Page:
In case you didn’t get enough of Maggie Gyllenhaal’s scintillating acting skills in The Dark Knight, watching her play the role of a dyslexic “parentrooper” in Won’t Back Down is truly a gem.
In this knock-off of Freedom Writers sans hot actors, Jamie Fitzpatrick (Gyllenhaal) gets pissed off when a fellow classmate berates her dyslexic daughter to read faster (t-t-t-today junior) while her teacher shops online for knee-high boots. Using her frustrations as an impetus to skulk around the school, Fitzpatrick watches Nona Alberts (Viola Davis) drowsily lecture her bored-as-hell class of students and logically thinks, “Well, that’s way better than my kid’s teacher; Pikachu, I choose you!” The film then focuses on Fitzpatrick and Alberts’s quest to take on the failing school system, and if the ending isn’t wholesomely predictable to you, you’re probably a nice kid.
The producers of the film were kind enough to ensure that no moviegoer would leave confused as to what each scene intended to convey. Any scene meant to vilify the school system is shown in gray to convey the sadness that we feel by teachers who online shop way too often. On the flip side, passionate speeches about creating schools run by overactive, single parents with an affinity for denim jackets are colorful and vibrant. Snaps to director Daniel Barnz for his ability to find professionals with basic iMovie skills.
The true issue with the movie, however, is that it strives to touch upon a meaningful topic and fails every single time. Barnz’s main point in the movie is that unions perpetuate problems within the public school system because they keep teachers who aren’t doing their job from getting fired. An assault on tenure and unions is contrary to the typical puff-pieces Hollywood produces about inner city kids succeeding with the help of a super-attractive English teacher—and this quality should, by default, make the movie somewhat captivating.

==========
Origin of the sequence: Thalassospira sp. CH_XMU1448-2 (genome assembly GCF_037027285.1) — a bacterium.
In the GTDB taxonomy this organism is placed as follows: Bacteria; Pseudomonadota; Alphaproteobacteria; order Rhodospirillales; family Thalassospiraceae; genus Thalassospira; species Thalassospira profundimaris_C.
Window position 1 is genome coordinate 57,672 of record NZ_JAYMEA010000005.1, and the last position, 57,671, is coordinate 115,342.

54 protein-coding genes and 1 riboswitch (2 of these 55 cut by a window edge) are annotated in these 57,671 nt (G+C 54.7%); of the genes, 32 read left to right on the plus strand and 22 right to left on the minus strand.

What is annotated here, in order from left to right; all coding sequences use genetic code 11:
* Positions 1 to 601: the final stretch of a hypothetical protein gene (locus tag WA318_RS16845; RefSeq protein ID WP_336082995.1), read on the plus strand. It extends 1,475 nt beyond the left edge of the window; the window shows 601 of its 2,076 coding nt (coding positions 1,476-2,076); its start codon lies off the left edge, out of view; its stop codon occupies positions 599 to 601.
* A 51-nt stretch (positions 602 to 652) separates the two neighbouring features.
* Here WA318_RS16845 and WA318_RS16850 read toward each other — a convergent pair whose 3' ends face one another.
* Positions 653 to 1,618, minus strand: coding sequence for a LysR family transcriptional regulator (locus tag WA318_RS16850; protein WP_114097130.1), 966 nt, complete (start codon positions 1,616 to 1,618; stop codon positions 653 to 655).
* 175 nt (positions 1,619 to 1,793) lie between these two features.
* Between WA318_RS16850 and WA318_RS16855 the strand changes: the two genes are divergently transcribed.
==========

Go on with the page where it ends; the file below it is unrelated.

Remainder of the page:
This theme, however, gets lost in a sea of terrible dialogue and poor character development. Through the entirety of the film we never actually learn of the other changes listed in Fitzpatrick and Alberts’s over 300-page document to change the school. The movie attempts to focus on the debate over teachers’ unions so much that there are literally no ideas mentioned about how to fix the school. Not only does this reduce Fitzpatrick’s quest into a roundabout way of getting her daughter’s teacher fired, it also makes the whole process completely meaningless.
Furthermore, the teachers move seamlessly from opposing the dynamic duo tooth-and-nail to getting drunk in a nightclub with them and emphatically shouting their disapproval of unions in the Board of Education meeting. Even Michael Perry (or Sexy Texy, Fitzpatrick’s witty name for a guy with no Texan accent) goes from absolute support of the unions to complete disapproval within two scene cuts. The complete unreality of this situation prevents the movie from having any real point. It’s clear that changing the bureaucratic nature of a school system would never be this simple, and having everyone jump on board Fitzpatrick’s “screw the unions” train disallows any true debate or dialogue to enter the film.